My research has focuses on the molecular ecology and conservation genomics of exploited marine fishes. To achieve this, I use genomic data sets to identify patterns of connectivity and population structure, explore the interaction with and adaptation to the environment on a genetic level, and determine how this applies to marine conservation and management. I am especially interested in understanding how spatial hetergeneity of the landscape results in environmental pressures that shape genetic diversity among populations.
Postdoctoral Research Associate
Marine Genomics Lab, TAMUCC
PhD Marine and Atmospheric Sciences
Stony Brook University, NY
Bachelor of Biological Sciences
University of Constance, Germany
As a broadly-trained evolutionary ecologist, I have developed an extensive tool kit of molecular tools that allows me to address a wide range of questions and collaborate with scientists across disciplines. I am especially interested in pursuing projects with potential applications in aquaculture, management, and conservation.
Connectivity and local adaptation in marine fishes across their ranges
Population-level effects of an oil spill on genetic diversity of demersal fishes
Genetic diversity of small populations
DNA fingerprinting can be used to identify individuals and their relationships to each other with a variety of applications, including aquaculture.
Mixed stock analysis can be used to determine the contribution of individual rivers and estuaries that form the natal habitat and/or nurseries of juveniles recruiting to populations offshore.
Genetic barcoding can be used for species identification - even when the whole specimen is not available for morphological assessment.
My teaching philosophy in the lab and classroom can be summarized in three statements:
Learn to ask the right questions, not just to have all the right answers.
The bad new is, beyond getting good grades and becoming the reigning champ at trivia night, just knowing a bunch of things alone will not get you very far. Google already knows everything. The good news is that there is a reward for what you can do with what you know - the purpose of knowing things is being able to frame challengin, thoughtful, and interesting questions. That’s where science starts and the fun begins!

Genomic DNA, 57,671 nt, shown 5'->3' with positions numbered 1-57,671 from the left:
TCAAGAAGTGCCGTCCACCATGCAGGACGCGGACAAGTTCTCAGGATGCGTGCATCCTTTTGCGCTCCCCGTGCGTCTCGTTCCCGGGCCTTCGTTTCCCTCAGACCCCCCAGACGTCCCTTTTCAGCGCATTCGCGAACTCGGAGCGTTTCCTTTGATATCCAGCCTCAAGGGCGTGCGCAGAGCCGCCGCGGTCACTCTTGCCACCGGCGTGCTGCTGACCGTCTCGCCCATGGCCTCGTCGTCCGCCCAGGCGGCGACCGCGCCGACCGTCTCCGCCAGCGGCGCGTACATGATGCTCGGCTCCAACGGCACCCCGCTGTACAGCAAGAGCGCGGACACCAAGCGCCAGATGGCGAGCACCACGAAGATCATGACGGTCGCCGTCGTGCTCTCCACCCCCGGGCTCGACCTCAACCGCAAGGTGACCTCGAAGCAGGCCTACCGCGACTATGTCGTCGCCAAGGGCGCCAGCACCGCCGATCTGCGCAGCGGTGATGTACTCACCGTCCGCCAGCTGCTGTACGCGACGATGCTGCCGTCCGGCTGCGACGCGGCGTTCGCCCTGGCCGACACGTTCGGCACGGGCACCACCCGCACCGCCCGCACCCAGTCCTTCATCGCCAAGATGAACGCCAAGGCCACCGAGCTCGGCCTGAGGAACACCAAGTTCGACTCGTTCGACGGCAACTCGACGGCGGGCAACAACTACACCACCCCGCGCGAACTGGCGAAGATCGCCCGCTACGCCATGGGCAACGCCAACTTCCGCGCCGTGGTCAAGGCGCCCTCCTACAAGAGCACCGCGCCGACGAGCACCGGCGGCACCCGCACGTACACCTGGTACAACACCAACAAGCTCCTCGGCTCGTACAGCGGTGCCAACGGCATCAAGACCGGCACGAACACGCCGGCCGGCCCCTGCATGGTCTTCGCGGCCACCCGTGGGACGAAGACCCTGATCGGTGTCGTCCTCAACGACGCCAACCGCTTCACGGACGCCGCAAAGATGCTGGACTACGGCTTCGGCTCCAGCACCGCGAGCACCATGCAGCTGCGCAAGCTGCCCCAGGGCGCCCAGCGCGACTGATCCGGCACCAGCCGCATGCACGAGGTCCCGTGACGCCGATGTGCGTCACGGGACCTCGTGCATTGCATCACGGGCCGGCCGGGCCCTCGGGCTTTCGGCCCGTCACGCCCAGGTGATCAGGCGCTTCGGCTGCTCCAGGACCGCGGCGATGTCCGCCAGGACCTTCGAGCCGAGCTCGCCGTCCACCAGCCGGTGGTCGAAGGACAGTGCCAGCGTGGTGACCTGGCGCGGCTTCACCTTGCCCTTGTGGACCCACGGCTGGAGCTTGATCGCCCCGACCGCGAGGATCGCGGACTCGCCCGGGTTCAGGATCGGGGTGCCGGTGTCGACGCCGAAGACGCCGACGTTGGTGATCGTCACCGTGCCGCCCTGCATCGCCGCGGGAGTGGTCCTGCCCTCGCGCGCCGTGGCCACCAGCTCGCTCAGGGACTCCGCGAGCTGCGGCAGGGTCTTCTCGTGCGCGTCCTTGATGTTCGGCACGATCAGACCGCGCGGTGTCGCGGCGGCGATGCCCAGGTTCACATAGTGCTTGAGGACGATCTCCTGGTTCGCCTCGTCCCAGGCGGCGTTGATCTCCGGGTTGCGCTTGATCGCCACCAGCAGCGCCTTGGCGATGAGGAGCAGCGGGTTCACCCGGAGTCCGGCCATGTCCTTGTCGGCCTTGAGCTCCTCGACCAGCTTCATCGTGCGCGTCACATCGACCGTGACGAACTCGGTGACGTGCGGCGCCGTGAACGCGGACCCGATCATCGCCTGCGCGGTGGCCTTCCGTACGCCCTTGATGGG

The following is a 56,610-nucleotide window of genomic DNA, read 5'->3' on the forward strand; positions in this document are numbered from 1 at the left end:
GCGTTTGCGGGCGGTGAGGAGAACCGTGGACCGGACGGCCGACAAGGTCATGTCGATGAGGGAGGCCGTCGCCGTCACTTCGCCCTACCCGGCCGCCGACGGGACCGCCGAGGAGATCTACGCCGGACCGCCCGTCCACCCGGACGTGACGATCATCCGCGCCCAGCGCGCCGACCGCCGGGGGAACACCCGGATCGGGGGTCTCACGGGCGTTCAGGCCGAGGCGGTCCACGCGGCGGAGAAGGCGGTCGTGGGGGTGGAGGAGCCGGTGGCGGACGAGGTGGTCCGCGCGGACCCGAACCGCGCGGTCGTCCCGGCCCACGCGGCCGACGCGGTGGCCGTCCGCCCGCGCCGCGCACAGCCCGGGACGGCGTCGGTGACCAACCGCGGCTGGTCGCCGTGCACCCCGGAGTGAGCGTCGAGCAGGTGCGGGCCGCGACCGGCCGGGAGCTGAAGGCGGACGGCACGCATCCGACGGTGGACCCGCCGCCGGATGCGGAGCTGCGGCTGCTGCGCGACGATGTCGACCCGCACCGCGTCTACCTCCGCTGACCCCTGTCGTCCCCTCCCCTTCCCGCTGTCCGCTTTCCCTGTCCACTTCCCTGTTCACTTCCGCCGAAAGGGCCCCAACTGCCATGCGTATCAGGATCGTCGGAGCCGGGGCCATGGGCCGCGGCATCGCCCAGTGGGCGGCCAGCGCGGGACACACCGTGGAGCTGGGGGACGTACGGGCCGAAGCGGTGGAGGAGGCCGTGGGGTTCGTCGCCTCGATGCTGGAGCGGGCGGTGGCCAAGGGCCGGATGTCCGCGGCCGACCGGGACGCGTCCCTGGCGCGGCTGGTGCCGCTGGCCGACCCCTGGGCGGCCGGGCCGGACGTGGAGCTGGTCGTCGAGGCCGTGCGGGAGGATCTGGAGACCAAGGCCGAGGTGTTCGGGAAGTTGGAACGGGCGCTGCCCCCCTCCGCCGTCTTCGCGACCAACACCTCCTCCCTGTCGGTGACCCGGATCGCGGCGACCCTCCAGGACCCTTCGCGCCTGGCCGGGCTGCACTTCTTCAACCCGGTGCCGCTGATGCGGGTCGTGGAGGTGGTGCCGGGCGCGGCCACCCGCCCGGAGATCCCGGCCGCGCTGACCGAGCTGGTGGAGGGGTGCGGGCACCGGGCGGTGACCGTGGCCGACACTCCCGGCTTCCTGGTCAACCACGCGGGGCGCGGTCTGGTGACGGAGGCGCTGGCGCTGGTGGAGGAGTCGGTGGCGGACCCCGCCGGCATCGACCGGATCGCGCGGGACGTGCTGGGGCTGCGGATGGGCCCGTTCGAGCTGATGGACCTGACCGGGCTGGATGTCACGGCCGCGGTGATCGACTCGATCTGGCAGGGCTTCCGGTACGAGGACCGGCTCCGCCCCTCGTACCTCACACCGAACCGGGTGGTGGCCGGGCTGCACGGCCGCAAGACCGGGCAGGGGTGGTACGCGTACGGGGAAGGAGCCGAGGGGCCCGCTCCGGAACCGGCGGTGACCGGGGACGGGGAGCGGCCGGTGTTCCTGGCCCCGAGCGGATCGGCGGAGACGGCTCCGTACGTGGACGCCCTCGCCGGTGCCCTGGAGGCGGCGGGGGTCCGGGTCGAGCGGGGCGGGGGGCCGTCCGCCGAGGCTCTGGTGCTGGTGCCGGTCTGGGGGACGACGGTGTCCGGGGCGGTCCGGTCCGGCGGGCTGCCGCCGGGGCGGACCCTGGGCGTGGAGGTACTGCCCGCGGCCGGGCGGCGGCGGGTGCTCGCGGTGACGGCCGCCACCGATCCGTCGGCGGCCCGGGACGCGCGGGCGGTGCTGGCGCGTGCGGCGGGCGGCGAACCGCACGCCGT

My goal is to facilitate building a framework of conceptual understanding to critically assess and organize new ideas and to analyze data, draw major conclusions, and interpret it in a meaningful way.
The best way to learn to do something new is to ‘watch one, do one, teach one’.
In the classroom ‘listen/read/study, discuss & apply, teach & explain’ is probably a more accurate description of this concept. Regardless, science isn’t really fun until you get your hands dirty and engage with the material. When it comes to ‘do one’ - never be afraid to ask questions or get a better background understanding if you don’t understand a certain concept or a protocol - “measure twice, cut once”. Then, once you’ve got something down there is no better way to test how well you’ve mastered it than to try to teach someone else: “If you can’t explain it simply, you haven’t understood it”.
Nobody is expected to not make any mistakes, everybody is expected to learn from them.
Especially in the lab mistakes are going to happen. The important thing is to use those mistakes to improve your troubleshooting skills and your protocol/workflow to make sure they do not happen again the next time around. Similarly, try to learn from other people’s mistakes - you’ll find you don’t have time to make them all yourself!